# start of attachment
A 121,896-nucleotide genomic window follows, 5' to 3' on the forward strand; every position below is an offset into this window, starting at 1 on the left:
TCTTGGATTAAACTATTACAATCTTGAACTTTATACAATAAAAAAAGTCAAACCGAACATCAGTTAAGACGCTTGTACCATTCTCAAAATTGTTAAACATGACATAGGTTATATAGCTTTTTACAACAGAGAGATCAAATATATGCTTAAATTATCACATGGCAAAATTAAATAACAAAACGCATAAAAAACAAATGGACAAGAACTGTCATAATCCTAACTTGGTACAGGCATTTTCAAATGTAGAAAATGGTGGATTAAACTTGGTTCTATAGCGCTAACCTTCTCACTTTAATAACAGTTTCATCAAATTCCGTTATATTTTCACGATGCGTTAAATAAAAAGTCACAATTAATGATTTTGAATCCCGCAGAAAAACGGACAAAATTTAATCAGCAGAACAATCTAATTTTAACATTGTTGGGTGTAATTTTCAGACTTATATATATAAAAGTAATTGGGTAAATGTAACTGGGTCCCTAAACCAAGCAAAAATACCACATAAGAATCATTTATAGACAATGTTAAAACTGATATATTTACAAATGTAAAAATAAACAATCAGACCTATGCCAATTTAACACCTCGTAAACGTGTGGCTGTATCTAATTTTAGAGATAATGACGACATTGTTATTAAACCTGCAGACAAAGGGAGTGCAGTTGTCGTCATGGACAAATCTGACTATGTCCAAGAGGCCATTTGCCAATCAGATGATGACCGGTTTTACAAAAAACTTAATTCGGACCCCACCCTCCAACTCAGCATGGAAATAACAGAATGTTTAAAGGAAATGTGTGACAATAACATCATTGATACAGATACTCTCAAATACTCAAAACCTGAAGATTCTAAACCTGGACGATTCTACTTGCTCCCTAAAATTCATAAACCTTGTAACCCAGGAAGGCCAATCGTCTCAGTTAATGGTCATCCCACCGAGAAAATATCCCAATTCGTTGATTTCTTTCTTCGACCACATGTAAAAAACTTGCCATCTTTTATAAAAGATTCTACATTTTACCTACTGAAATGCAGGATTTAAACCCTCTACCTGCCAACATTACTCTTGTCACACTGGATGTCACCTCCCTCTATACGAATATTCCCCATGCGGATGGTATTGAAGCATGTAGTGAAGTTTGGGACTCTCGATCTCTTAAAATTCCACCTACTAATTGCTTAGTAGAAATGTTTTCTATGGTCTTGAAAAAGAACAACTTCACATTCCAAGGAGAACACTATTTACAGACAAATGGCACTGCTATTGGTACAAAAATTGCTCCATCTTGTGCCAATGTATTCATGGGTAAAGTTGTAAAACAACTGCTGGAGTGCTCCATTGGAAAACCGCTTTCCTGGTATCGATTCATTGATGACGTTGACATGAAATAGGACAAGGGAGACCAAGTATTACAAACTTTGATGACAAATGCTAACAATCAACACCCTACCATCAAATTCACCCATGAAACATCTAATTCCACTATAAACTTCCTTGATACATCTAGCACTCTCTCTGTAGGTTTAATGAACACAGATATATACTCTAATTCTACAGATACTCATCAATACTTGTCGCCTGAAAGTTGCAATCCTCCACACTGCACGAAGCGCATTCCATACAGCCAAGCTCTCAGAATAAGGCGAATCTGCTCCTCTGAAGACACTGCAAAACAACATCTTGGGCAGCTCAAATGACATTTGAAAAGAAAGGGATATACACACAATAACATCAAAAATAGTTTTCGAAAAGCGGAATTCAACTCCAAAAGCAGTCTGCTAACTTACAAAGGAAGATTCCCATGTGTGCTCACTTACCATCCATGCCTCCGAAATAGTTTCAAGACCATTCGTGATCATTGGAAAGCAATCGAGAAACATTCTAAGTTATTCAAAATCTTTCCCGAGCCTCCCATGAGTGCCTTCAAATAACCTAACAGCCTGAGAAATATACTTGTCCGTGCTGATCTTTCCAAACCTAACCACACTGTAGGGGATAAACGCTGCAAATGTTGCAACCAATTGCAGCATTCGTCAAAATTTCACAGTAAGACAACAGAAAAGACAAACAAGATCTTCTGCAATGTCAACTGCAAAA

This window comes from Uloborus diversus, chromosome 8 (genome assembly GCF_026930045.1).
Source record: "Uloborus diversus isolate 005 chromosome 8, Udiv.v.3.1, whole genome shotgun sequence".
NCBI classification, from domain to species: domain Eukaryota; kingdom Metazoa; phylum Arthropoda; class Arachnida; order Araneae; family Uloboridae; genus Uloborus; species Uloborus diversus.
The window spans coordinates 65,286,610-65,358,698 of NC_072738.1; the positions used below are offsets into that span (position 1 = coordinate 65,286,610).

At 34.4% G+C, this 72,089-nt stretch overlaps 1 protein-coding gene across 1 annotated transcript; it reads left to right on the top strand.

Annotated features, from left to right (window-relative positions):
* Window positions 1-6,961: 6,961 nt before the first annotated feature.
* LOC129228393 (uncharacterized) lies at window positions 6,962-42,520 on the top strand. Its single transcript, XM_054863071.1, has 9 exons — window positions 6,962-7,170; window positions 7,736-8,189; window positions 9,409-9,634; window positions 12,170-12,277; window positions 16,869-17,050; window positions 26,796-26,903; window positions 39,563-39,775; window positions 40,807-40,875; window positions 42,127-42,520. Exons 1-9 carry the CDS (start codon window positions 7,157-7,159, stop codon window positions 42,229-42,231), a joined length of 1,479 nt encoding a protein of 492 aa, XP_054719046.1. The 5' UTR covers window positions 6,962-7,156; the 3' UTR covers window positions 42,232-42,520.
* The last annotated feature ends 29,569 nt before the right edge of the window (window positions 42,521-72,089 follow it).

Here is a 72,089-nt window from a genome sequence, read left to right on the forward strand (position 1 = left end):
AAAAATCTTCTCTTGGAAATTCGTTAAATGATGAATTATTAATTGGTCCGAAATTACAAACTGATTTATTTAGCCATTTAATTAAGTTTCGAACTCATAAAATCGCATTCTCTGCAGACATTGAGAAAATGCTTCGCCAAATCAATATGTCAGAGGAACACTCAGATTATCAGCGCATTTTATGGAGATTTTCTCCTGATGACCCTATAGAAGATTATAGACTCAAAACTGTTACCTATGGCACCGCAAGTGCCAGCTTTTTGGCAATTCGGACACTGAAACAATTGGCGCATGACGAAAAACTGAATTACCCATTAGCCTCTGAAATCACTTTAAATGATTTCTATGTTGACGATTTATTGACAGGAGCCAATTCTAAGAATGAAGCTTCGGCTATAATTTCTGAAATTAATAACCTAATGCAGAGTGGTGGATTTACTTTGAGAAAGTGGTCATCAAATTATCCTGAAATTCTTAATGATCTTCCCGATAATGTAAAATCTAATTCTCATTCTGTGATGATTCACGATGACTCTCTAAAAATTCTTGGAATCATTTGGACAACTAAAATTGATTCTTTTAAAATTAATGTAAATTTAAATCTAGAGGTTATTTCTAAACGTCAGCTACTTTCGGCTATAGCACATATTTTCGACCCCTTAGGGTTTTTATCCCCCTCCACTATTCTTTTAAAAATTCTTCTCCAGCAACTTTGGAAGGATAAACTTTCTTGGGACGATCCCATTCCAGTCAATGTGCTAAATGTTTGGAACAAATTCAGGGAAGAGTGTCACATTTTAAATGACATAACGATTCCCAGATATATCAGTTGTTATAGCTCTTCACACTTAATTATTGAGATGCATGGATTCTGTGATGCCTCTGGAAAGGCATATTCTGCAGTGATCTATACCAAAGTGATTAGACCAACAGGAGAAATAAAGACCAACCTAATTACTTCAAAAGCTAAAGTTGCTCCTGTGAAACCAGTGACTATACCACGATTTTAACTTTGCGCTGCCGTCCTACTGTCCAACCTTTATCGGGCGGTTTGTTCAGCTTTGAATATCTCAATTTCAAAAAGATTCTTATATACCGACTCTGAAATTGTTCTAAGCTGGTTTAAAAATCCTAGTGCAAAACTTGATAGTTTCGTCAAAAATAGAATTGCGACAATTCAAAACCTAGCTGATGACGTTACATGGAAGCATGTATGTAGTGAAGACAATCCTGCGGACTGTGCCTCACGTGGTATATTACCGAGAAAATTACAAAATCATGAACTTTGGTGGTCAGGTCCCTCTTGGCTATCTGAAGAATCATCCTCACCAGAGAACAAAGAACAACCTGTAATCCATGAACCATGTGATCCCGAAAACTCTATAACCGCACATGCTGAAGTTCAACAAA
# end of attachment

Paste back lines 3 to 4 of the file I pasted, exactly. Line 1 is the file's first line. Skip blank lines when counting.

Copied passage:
This window comes from Uloborus diversus, chromosome 8 (genome assembly GCF_026930045.1).
Source record: "Uloborus diversus isolate 005 chromosome 8, Udiv.v.3.1, whole genome shotgun sequence".